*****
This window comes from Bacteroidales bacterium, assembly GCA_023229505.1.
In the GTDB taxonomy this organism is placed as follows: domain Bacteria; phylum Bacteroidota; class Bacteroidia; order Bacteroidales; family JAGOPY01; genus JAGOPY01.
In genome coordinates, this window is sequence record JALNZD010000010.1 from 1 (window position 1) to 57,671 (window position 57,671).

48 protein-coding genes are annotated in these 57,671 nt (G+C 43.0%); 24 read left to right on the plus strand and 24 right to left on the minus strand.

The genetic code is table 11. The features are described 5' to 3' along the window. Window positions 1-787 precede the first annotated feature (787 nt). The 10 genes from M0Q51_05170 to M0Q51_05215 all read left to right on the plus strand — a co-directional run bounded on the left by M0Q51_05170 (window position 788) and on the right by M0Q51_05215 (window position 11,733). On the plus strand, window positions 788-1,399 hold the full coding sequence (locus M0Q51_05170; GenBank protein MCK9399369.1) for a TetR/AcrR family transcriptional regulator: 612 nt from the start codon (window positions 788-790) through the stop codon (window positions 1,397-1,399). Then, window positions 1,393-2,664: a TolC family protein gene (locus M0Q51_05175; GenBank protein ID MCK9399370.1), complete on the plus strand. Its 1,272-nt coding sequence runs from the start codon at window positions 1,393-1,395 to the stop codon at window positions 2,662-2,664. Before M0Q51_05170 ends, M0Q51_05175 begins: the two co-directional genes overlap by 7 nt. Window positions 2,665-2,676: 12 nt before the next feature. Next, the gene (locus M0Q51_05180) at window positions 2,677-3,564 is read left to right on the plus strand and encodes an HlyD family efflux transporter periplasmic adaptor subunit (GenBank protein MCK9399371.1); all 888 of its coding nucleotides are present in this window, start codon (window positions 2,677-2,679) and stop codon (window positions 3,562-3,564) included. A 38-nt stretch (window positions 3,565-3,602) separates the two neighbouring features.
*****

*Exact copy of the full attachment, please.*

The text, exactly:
This window comes from Bacteroidales bacterium, assembly GCA_023229505.1.
In the GTDB taxonomy this organism is placed as follows: domain Bacteria; phylum Bacteroidota; class Bacteroidia; order Bacteroidales; family JAGOPY01; genus JAGOPY01.
In genome coordinates, this window is sequence record JALNZD010000010.1 from 1 (window position 1) to 57,671 (window position 57,671).

48 protein-coding genes are annotated in these 57,671 nt (G+C 43.0%); 24 read left to right on the plus strand and 24 right to left on the minus strand.

The genetic code is table 11. The features are described 5' to 3' along the window. Window positions 1-787 precede the first annotated feature (787 nt). The 10 genes from M0Q51_05170 to M0Q51_05215 all read left to right on the plus strand — a co-directional run bounded on the left by M0Q51_05170 (window position 788) and on the right by M0Q51_05215 (window position 11,733). On the plus strand, window positions 788-1,399 hold the full coding sequence (locus M0Q51_05170; GenBank protein MCK9399369.1) for a TetR/AcrR family transcriptional regulator: 612 nt from the start codon (window positions 788-790) through the stop codon (window positions 1,397-1,399). Then, window positions 1,393-2,664: a TolC family protein gene (locus M0Q51_05175; GenBank protein ID MCK9399370.1), complete on the plus strand. Its 1,272-nt coding sequence runs from the start codon at window positions 1,393-1,395 to the stop codon at window positions 2,662-2,664. Before M0Q51_05170 ends, M0Q51_05175 begins: the two co-directional genes overlap by 7 nt. Window positions 2,665-2,676: 12 nt before the next feature. Next, the gene (locus M0Q51_05180) at window positions 2,677-3,564 is read left to right on the plus strand and encodes an HlyD family efflux transporter periplasmic adaptor subunit (GenBank protein MCK9399371.1); all 888 of its coding nucleotides are present in this window, start codon (window positions 2,677-2,679) and stop codon (window positions 3,562-3,564) included. A 38-nt stretch (window positions 3,565-3,602) separates the two neighbouring features.